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CMDB: Making IT Managable

Aug 3, 2006
By

Allen Bernard






While ITIL adoption has been slow in the U.S., one of it's main components, the CMDB, is beginning to catch fire in IT departments across the country.

In a nutshell, a CMDB is a way to gain the ever-elusive single-version-of-the-truth about your IT infrastructure, your IT assets (software, hardware, switches, servers, PCs, laptops, etc.) and the business processes that depend on them.

Even though its name would indicate otherwise, what CMDB is not is a database, although it can be (and at some level needs to be). Nor is it a packaged technology you can buy from a single vendor (although some may be trying to sell it that way). A CMDB is a federated repository for all of your siloed information on infrastructure and systems.


"All that information is available from a siloed point of view but there's no way to form the connections and map the dependencies across those," said Bob Quillin, director of Marketing for the nLayers Group at EMC.

A CMDB can be a real-time view of everything in your inventory reported through some form a business-intelligence tool with the information cobbled together by disparate tools (many of which you may, and probably do, have in house) that talk to each other and report back through a common interface.

Or you can create CMDB like a data warehouse where these same discovery and asset management tools, for example, send collected information to some a database somewhere for later analysis. In practice, both approaches are probably best combined.

A CMDB can be as big or small as your like; taking in your entire, world-wide enterprise or focusing just on a few critical network components that require infinite 'nines' of up time, for example.

"The CMDB that's called for within ITIL is the central repository for problem (management), incidents, configuration items and so on within an organization, however, in practice, there's nothing in ITIL that says you need just one," said IDC's Research Manager for Enterprise Systems Management Software, Fred Broussard.

Perhaps the most important aspect of a CMDB isn't as a federated repository of information but the fact that it stores and tracks the inter-dependencies of each configuration item (defined by ITIL as "hardware, software, buildings, people, and formal documentation such as Process documentation and SLAs.").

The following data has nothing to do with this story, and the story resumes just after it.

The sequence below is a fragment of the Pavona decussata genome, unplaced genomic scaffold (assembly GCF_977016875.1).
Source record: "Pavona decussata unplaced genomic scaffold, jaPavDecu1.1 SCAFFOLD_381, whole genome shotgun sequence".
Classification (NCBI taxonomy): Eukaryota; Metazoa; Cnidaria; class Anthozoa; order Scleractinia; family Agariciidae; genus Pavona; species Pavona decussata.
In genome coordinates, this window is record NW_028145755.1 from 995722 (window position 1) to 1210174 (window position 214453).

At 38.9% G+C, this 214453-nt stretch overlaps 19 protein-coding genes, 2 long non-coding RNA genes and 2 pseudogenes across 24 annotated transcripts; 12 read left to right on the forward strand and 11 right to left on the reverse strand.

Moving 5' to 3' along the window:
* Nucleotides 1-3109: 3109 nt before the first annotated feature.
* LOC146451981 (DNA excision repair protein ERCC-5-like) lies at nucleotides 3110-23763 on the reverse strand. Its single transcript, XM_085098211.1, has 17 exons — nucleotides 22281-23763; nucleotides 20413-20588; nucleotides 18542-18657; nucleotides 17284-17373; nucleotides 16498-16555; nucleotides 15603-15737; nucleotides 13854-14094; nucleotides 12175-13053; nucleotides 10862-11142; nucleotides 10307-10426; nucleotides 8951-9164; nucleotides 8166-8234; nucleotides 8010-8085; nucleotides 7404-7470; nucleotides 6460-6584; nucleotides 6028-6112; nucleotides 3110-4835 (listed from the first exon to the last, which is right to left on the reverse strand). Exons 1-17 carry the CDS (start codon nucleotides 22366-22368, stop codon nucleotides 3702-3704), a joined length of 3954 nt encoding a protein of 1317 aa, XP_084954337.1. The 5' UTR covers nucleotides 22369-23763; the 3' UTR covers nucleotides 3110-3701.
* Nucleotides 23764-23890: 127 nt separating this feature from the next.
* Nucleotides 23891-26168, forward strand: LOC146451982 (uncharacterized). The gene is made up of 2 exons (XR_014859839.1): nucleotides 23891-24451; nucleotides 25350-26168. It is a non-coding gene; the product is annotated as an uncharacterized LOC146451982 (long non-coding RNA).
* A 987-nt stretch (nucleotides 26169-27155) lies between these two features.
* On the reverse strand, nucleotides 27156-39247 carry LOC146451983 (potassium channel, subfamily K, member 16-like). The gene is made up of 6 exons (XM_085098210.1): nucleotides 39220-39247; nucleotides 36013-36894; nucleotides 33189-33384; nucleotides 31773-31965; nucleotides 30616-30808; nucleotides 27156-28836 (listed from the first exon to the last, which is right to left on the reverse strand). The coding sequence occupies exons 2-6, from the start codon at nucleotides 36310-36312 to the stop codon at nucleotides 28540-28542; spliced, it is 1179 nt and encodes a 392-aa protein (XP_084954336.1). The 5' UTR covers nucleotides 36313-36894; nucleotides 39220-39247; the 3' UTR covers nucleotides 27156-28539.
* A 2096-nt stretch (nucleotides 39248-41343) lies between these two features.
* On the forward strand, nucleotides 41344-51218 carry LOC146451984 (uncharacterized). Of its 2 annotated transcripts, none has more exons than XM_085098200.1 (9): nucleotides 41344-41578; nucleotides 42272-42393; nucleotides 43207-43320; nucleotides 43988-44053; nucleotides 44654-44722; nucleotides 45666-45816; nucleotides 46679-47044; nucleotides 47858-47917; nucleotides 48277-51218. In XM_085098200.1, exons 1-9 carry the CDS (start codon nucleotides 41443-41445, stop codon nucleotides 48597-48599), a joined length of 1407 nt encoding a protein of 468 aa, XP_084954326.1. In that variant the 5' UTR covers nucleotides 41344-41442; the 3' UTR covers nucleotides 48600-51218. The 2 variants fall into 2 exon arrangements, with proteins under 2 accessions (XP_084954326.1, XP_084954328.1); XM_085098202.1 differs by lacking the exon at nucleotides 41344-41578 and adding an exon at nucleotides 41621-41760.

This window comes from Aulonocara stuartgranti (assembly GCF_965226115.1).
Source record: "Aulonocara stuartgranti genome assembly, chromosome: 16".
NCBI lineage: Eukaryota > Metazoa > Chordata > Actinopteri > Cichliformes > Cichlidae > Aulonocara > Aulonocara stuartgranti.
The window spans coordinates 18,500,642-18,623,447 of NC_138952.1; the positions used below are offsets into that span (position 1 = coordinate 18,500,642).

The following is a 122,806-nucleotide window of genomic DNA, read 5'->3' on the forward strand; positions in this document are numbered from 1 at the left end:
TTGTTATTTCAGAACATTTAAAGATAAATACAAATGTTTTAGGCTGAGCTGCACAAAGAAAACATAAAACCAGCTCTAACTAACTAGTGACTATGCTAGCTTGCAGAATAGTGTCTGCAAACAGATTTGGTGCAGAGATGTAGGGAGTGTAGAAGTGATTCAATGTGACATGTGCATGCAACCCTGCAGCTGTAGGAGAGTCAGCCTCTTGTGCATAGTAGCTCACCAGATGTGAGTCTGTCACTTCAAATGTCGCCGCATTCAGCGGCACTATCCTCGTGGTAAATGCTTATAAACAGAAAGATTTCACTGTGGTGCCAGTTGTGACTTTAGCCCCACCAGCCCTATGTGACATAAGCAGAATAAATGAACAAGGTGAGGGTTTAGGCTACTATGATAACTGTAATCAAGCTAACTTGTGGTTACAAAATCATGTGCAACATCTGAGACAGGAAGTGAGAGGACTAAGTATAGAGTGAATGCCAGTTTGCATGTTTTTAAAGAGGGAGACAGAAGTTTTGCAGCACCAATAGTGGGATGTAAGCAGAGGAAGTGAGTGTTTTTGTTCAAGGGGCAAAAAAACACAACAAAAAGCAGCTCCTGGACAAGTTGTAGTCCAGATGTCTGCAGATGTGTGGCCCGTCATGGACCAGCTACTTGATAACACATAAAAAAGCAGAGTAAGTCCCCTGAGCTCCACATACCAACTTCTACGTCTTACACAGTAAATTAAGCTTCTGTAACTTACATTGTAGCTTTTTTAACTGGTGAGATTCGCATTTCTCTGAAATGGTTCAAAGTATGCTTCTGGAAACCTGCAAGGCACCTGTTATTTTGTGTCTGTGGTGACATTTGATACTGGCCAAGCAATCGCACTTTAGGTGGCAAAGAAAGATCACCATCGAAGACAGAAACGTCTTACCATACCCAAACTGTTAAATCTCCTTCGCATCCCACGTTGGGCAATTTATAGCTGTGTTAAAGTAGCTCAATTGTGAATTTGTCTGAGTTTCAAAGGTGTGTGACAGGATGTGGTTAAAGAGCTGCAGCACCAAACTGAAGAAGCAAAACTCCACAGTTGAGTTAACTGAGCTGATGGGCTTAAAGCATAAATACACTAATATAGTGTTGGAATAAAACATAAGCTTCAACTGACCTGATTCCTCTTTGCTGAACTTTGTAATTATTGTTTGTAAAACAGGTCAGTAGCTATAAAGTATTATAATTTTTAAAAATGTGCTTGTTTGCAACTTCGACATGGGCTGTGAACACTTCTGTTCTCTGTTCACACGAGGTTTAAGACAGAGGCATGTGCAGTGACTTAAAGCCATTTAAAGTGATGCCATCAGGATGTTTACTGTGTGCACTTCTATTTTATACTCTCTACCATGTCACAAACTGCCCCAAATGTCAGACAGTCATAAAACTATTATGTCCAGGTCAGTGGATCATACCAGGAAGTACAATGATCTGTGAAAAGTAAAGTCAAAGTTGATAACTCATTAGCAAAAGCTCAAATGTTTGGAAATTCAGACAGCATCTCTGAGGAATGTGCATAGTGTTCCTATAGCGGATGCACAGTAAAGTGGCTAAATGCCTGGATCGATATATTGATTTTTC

This tracking may finally give IT managers and CIOs the ability to see exactly how a change in one part of the infrastructure, systems, software, etc. will affect every other part of the chain and, therefore, ultimately, the business. This is where the power of CMDB really shines, said Quillin.

"And that's been sort of the Holy Grail of IT management and governance is 'How can I align my business functions with the IT investments I'm making. And then, operationally, how can I manage infrastructure more from a business context so when I make a change I'm not going to affect the business in an adverse way?'"

Not only does a CMDB aid in these decisions but it also has a role to play in governance and compliance. By tracking everything that is going on in IT (or as much of it as you set it up to track) you now have a very clear audit trail. This allows you to then find out what changed, for example, who changed it, when it was done and what effect it had on the rest of the system.

"The point is the CMDB is not a thing, it's a landscape, it's a system," said Dennis Drogseth, a VP of Enterprise Management Associates, which just released a study on CMDB adoption last week. "So the CMDB is exactly that political-cultural process of getting organizations to define a trusted source of information for a given environment and to share that info in a consistent way with all parts of the organization."

It is this trusted source of information that is also key to fast uptake of CMDB. For too long, IT has had the tools to discover and manage all sorts of things but there has really never been one place where everyone could turn for the same information about the same event and trust that to be the right information.

"Everyone has information about assets and as long as everybody's products can look at other people's products and say 'Oh, I see this computer here. Are we talking about the same computer?' we can do that same type of comparison," said IDC's Broussard. "That's one of the big things that’s required (with CMDB).

"So this idea of federation is what seems to be pervasive … but also the idea of a reconciliation engine as well that sort of says 'Okay, when we talk about this copy of Microsoft Office on this computer we're talking about the same copy'. And that's the trick."


 

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